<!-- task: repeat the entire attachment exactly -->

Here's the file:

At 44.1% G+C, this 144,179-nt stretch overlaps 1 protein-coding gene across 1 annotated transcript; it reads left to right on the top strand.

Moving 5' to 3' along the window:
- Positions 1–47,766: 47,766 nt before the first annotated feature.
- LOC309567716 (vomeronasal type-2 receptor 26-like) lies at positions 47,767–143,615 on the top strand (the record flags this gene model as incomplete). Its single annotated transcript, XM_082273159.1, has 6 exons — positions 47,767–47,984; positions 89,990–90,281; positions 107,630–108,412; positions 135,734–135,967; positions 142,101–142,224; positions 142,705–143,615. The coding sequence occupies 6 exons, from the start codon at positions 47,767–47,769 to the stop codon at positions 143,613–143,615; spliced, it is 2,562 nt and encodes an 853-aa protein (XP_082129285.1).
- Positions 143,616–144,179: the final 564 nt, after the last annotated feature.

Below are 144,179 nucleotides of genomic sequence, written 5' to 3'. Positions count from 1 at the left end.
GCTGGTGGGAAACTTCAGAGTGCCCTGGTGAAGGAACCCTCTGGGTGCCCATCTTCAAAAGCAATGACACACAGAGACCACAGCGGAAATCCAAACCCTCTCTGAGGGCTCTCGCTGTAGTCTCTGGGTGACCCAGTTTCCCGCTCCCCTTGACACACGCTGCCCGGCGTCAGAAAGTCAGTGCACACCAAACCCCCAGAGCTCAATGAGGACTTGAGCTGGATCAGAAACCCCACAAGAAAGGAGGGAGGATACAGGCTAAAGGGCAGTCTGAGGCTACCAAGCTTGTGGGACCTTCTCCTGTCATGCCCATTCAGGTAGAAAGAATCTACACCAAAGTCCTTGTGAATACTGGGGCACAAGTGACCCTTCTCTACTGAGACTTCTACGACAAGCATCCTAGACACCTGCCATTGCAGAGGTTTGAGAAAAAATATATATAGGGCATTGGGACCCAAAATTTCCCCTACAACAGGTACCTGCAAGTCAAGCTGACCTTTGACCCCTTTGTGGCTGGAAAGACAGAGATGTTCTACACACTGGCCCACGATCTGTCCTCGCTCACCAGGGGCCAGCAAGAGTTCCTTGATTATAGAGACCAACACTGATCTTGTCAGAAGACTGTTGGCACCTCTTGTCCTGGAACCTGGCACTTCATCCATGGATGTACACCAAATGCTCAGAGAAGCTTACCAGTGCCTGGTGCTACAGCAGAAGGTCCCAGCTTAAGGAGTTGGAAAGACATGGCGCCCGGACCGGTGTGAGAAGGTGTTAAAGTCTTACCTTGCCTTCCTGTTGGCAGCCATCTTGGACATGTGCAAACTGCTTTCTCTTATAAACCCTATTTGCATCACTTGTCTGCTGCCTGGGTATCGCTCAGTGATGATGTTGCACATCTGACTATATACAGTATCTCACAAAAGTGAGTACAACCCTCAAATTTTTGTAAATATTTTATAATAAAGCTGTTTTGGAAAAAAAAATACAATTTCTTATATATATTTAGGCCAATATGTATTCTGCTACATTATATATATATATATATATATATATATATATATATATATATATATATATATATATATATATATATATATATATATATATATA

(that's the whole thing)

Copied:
At 44.1% G+C, this 144,179-nt stretch overlaps 1 protein-coding gene across 1 annotated transcript; it reads left to right on the top strand.

Moving 5' to 3' along the window:
- Positions 1–47,766: 47,766 nt before the first annotated feature.
- LOC309567716 (vomeronasal type-2 receptor 26-like) lies at positions 47,767–143,615 on the top strand (the record flags this gene model as incomplete). Its single annotated transcript, XM_082273159.1, has 6 exons — positions 47,767–47,984; positions 89,990–90,281; positions 107,630–108,412; positions 135,734–135,967; positions 142,101–142,224; positions 142,705–143,615. The coding sequence occupies 6 exons, from the start codon at positions 47,767–47,769 to the stop codon at positions 143,613–143,615; spliced, it is 2,562 nt and encodes an 853-aa protein (XP_082129285.1).
- Positions 143,616–144,179: the final 564 nt, after the last annotated feature.

Below are 144,179 nucleotides of genomic sequence, written 5' to 3'. Positions count from 1 at the left end.
GCTGGTGGGAAACTTCAGAGTGCCCTGGTGAAGGAACCCTCTGGGTGCCCATCTTCAAAAGCAATGACACACAGAGACCACAGCGGAAATCCAAACCCTCTCTGAGGGCTCTCGCTGTAGTCTCTGGGTGACCCAGTTTCCCGCTCCCCTTGACACACGCTGCCCGGCGTCAGAAAGTCAGTGCACACCAAACCCCCAGAGCTCAATGAGGACTTGAGCTGGATCAGAAACCCCACAAGAAAGGAGGGAGGATACAGGCTAAAGGGCAGTCTGAGGCTACCAAGCTTGTGGGACCTTCTCCTGTCATGCCCATTCAGGTAGAAAGAATCTACACCAAAGTCCTTGTGAATACTGGGGCACAAGTGACCCTTCTCTACTGAGACTTCTACGACAAGCATCCTAGACACCTGCCATTGCAGAGGTTTGAGAAAAAATATATATAGGGCATTGGGACCCAAAATTTCCCCTACAACAGGTACCTGCAAGTCAAGCTGACCTTTGACCCCTTTGTGGCTGGAAAGACAGAGATGTTCTACACACTGGCCCACGATCTGTCCTCGCTCACCAGGGGCCAGCAAGAGTTCCTTGATTATAGAGACCAACACTGATCTTGTCAGAAGACTGTTGGCACCTCTTGTCCTGGAACCTGGCACTTCATCCATGGATGTACACCAAATGCTCAGAGAAGCTTACCAGTGCCTGGTGCTACAGCAGAAGGTCCCAGCTTAAGGAGTTGGAAAGACATGGCGCCCGGACCGGTGTGAGAAGGTGTTAAAGTCTTACCTTGCCTTCCTGTTGGCAGCCATCTTGGACATGTGCAAACTGCTTTCTCTTATAAACCCTATTTGCATCACTTGTCTGCTGCCTGGGTATCGCTCAGTGATGATGTTGCACATCTGACTATATACAGTATCTCACAAAAGTGAGTACAACCCTCAAATTTTTGTAAATATTTTATAATAAAGCTGTTTTGGAAAAAAAAATACAATTTCTTATATATATTTAGGCCAATATGTATTCTGCTACATTATATATATATATATATATATATATATATATATATATATATATATATATATATATATATATATATATATATATATATATATA